Railroad surveyer Murphy goes after rustlers who murdered his father and brother. Along the way, he first arrests then teams up with outlaw Duryea who helps Murphy only to see how long the ... See full summary »
The story of the peace mission from the US cavalry to the Cheyenne Indians in Wyoming during the 1870s. The mission is threatened when a civilian surveyor befriends the chief's son and ... See full summary »
When Cochise bands together with Geronimo and other Indian nations, Major Colton abandons his fort, heading towards Fort Sheridan, through Apache Pass. Only thing in his way are the Indians he used to call his friends.
Capt. Harper's cavalry patrol returns to the fort to find it besieged by Ute Indians. The apparent cause is the recapture of Army traitor Brett Halliday, who deserted to the Utes in a previous war; but Brett has a different story. With capture imminent, the only chance for the surviving men (and one woman) is to boat down a wild, uncharted river, where Harper and Halliday must pull together, like it or not. Written by
Rod Crawford <firstname.lastname@example.org>
According to an AP report from May, 1954, Piper Laurie was a replacement for original leading lady, Allison Hayes. No reason was given for the change, but Hayes left Universal-International about the same time. See more »
When the soldier lost the water barrel over the side of the cliff, he was yanking on the wooden spigot several times as though it were a stuck cork that you have to yank out of the barrel. But it was not a cork, it was a wooden spigot that you turn to open. This was simply to add tension to that part of the movie, which had no action. See more »
Every man has looked into his own soul-about time you did too.
Smoke Signal is directed by Jerry Hooper and co-written by George F. Slavin and George W. George. It stars Dana Andrews, Piper Laurie, William Talman, Rex Reason, Milburn Stone and Douglas Spencer. A Technicolor production that's primarily filmed at the Grand Canyon of The Colorado, cinematography is by Clifford Stein and musical supervision is provided by Joseph Gershenson.
After their fort is attacked by Indians a small group of survivors escape to the wild Colorado River. Their only hope of survival is to tackle the unforgiving stretch of water whilst holding off the pursuing enemy. But can they survive each other first?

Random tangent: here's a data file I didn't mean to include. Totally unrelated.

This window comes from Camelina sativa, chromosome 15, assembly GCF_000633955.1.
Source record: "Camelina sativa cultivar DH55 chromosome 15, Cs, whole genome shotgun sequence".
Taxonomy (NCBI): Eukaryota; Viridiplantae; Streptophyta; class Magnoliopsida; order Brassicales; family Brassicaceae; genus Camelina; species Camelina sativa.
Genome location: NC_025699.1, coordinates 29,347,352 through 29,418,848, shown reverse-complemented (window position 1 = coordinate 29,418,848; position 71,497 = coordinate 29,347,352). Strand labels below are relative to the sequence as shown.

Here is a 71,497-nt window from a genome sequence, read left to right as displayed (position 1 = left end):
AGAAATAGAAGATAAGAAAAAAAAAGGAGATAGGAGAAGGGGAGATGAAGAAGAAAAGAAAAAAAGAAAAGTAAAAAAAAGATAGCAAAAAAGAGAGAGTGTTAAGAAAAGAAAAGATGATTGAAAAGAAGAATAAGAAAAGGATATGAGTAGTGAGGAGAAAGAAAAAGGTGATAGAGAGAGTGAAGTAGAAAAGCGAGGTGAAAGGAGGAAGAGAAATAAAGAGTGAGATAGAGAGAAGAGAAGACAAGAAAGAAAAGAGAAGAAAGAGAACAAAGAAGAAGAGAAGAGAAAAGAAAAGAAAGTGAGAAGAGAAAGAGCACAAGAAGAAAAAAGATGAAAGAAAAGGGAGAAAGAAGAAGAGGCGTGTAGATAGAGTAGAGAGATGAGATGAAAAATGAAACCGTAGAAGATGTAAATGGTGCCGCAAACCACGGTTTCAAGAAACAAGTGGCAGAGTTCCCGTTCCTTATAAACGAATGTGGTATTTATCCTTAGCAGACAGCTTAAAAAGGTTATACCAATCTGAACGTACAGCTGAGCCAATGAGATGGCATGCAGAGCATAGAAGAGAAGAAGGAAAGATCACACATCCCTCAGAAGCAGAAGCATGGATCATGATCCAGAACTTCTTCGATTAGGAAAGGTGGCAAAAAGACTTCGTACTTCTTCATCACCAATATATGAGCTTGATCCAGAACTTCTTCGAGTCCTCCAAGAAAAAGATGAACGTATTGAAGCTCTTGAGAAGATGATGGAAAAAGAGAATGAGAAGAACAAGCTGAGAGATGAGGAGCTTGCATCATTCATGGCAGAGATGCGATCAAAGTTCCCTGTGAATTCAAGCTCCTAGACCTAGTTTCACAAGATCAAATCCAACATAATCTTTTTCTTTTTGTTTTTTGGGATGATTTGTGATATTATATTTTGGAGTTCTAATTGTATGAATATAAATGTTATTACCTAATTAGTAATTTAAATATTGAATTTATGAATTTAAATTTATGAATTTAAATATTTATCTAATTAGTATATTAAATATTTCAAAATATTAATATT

Very much a mixed bag in terms of production, Smoke Signal is enjoyable enough for the undemanding Western fan. The story is a safe one as it focuses on a fractured group dynamic having to come together in order to survive the terrain and hold off the enemy pursuing them. The group consists of a pig-headed Captain (Talman), soldiers with prejudice, a pretty lady (Laurie), a trapper (Spencer) and a prisoner (Andrews), the latter of which is a despised "Indian Lover" because of him having been married to an Indian woman and therefore lived with the Ute tribe. Many human traits and qualities will be tested on this journey, the narrative strong enough to warrant the interest being held to see how it will all pan out.
The central idea and its themes has been done far better before in films like The Last Wagon and River of No Return, to name just two. However, Smoke Signal does feature unique location work on the Big Bend of the Colorado River (Stine doing fine photography work), and it's good to see a rarely seen tribe of Indians featured in a Western, the Utes. Bonus, too, is Talman (The Hitch-Hiker), who gets a good meaty part to show what he could give as an actor. Yet the makers give good stuff with one hand and take it away with the other. Great scenery is coupled with poor back projection shots, dummies are all too evident and Laurie is arguably the ultimate token lone female character in a Western. Even the normally reliable Andrews looks weary throughout, were it not for Talman and Spencer, this would fall into the badly acted drawer.
Western fans don't demand too much from a "B" production, but some of the efforts here are dangerously close to being "Z" grade. A shame because the strong story and the real location photography carry a high interest factor for the genre follower. A better director than Hooper would have certainly improved things, or at the least someone who could stitch things together more knowingly with tricks of the trade. The Pegasus DVD release has a decent print, not pristine, but clear in picture and colour levels. It's not one to recommend with great confidence to like minded Western fans, but there's enough in here to rank it just above average. 6/10
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